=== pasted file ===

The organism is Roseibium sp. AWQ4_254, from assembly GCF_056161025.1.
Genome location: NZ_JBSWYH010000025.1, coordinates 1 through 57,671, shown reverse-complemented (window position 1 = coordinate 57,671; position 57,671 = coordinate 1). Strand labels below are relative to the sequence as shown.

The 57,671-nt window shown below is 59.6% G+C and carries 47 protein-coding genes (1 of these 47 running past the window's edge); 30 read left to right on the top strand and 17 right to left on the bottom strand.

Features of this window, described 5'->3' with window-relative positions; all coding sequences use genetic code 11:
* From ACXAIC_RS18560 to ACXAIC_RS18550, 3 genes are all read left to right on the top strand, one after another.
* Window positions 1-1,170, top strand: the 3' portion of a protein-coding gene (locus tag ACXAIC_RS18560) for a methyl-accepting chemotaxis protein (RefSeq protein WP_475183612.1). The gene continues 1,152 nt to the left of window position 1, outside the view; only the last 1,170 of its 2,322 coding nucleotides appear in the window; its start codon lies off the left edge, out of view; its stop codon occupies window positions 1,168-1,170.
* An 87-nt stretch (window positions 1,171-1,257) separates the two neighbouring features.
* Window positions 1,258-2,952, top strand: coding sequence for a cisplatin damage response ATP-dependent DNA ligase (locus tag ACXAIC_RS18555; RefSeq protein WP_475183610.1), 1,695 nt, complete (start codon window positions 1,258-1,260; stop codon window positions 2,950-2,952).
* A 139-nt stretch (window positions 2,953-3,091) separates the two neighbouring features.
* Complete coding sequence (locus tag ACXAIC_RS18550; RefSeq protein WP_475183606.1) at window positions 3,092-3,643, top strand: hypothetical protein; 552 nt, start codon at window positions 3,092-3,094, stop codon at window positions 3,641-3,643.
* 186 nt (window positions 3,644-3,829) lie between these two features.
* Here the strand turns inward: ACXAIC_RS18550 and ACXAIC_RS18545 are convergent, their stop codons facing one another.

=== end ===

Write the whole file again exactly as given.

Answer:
The organism is Roseibium sp. AWQ4_254, from assembly GCF_056161025.1.
Genome location: NZ_JBSWYH010000025.1, coordinates 1 through 57,671, shown reverse-complemented (window position 1 = coordinate 57,671; position 57,671 = coordinate 1). Strand labels below are relative to the sequence as shown.

The 57,671-nt window shown below is 59.6% G+C and carries 47 protein-coding genes (1 of these 47 running past the window's edge); 30 read left to right on the top strand and 17 right to left on the bottom strand.

Features of this window, described 5'->3' with window-relative positions; all coding sequences use genetic code 11:
* From ACXAIC_RS18560 to ACXAIC_RS18550, 3 genes are all read left to right on the top strand, one after another.
* Window positions 1-1,170, top strand: the 3' portion of a protein-coding gene (locus tag ACXAIC_RS18560) for a methyl-accepting chemotaxis protein (RefSeq protein WP_475183612.1). The gene continues 1,152 nt to the left of window position 1, outside the view; only the last 1,170 of its 2,322 coding nucleotides appear in the window; its start codon lies off the left edge, out of view; its stop codon occupies window positions 1,168-1,170.
* An 87-nt stretch (window positions 1,171-1,257) separates the two neighbouring features.
* Window positions 1,258-2,952, top strand: coding sequence for a cisplatin damage response ATP-dependent DNA ligase (locus tag ACXAIC_RS18555; RefSeq protein WP_475183610.1), 1,695 nt, complete (start codon window positions 1,258-1,260; stop codon window positions 2,950-2,952).
* A 139-nt stretch (window positions 2,953-3,091) separates the two neighbouring features.
* Complete coding sequence (locus tag ACXAIC_RS18550; RefSeq protein WP_475183606.1) at window positions 3,092-3,643, top strand: hypothetical protein; 552 nt, start codon at window positions 3,092-3,094, stop codon at window positions 3,641-3,643.
* 186 nt (window positions 3,644-3,829) lie between these two features.
* Here the strand turns inward: ACXAIC_RS18550 and ACXAIC_RS18545 are convergent, their stop codons facing one another.